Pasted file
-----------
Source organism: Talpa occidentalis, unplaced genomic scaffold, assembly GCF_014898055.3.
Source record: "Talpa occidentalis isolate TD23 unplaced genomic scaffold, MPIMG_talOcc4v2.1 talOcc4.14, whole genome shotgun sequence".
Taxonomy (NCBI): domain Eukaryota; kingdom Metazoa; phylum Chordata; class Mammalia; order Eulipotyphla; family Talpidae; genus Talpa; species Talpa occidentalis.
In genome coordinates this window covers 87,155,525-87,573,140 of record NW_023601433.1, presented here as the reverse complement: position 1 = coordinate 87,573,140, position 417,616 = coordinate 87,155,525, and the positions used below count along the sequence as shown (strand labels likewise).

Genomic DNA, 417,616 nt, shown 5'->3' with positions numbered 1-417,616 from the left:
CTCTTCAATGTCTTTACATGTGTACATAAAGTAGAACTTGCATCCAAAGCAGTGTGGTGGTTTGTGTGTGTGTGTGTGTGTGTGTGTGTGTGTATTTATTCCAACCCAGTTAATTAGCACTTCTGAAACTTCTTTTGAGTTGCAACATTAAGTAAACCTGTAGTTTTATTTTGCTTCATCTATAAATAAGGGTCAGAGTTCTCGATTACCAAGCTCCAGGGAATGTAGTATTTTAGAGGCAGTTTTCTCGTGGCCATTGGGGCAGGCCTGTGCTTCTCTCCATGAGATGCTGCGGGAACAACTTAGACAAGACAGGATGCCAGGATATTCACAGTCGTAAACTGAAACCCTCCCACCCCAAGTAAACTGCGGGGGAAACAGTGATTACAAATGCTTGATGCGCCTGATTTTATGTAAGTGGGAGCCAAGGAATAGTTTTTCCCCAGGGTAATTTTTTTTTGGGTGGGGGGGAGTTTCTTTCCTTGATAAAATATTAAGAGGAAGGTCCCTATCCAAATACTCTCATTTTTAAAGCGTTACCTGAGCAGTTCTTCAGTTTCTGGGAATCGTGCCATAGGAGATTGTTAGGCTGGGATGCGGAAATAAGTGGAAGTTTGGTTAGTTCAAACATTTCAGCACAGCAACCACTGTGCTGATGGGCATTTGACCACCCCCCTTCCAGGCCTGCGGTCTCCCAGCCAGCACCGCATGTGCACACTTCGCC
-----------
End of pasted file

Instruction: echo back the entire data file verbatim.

Source organism: Talpa occidentalis, unplaced genomic scaffold, assembly GCF_014898055.3.
Source record: "Talpa occidentalis isolate TD23 unplaced genomic scaffold, MPIMG_talOcc4v2.1 talOcc4.14, whole genome shotgun sequence".
Taxonomy (NCBI): domain Eukaryota; kingdom Metazoa; phylum Chordata; class Mammalia; order Eulipotyphla; family Talpidae; genus Talpa; species Talpa occidentalis.
In genome coordinates this window covers 87,155,525-87,573,140 of record NW_023601433.1, presented here as the reverse complement: position 1 = coordinate 87,573,140, position 417,616 = coordinate 87,155,525, and the positions used below count along the sequence as shown (strand labels likewise).

Genomic DNA, 417,616 nt, shown 5'->3' with positions numbered 1-417,616 from the left:
CTCTTCAATGTCTTTACATGTGTACATAAAGTAGAACTTGCATCCAAAGCAGTGTGGTGGTTTGTGTGTGTGTGTGTGTGTGTGTGTGTGTGTATTTATTCCAACCCAGTTAATTAGCACTTCTGAAACTTCTTTTGAGTTGCAACATTAAGTAAACCTGTAGTTTTATTTTGCTTCATCTATAAATAAGGGTCAGAGTTCTCGATTACCAAGCTCCAGGGAATGTAGTATTTTAGAGGCAGTTTTCTCGTGGCCATTGGGGCAGGCCTGTGCTTCTCTCCATGAGATGCTGCGGGAACAACTTAGACAAGACAGGATGCCAGGATATTCACAGTCGTAAACTGAAACCCTCCCACCCCAAGTAAACTGCGGGGGAAACAGTGATTACAAATGCTTGATGCGCCTGATTTTATGTAAGTGGGAGCCAAGGAATAGTTTTTCCCCAGGGTAATTTTTTTTTGGGTGGGGGGGAGTTTCTTTCCTTGATAAAATATTAAGAGGAAGGTCCCTATCCAAATACTCTCATTTTTAAAGCGTTACCTGAGCAGTTCTTCAGTTTCTGGGAATCGTGCCATAGGAGATTGTTAGGCTGGGATGCGGAAATAAGTGGAAGTTTGGTTAGTTCAAACATTTCAGCACAGCAACCACTGTGCTGATGGGCATTTGACCACCCCCCTTCCAGGCCTGCGGTCTCCCAGCCAGCACCGCATGTGCACACTTCGCC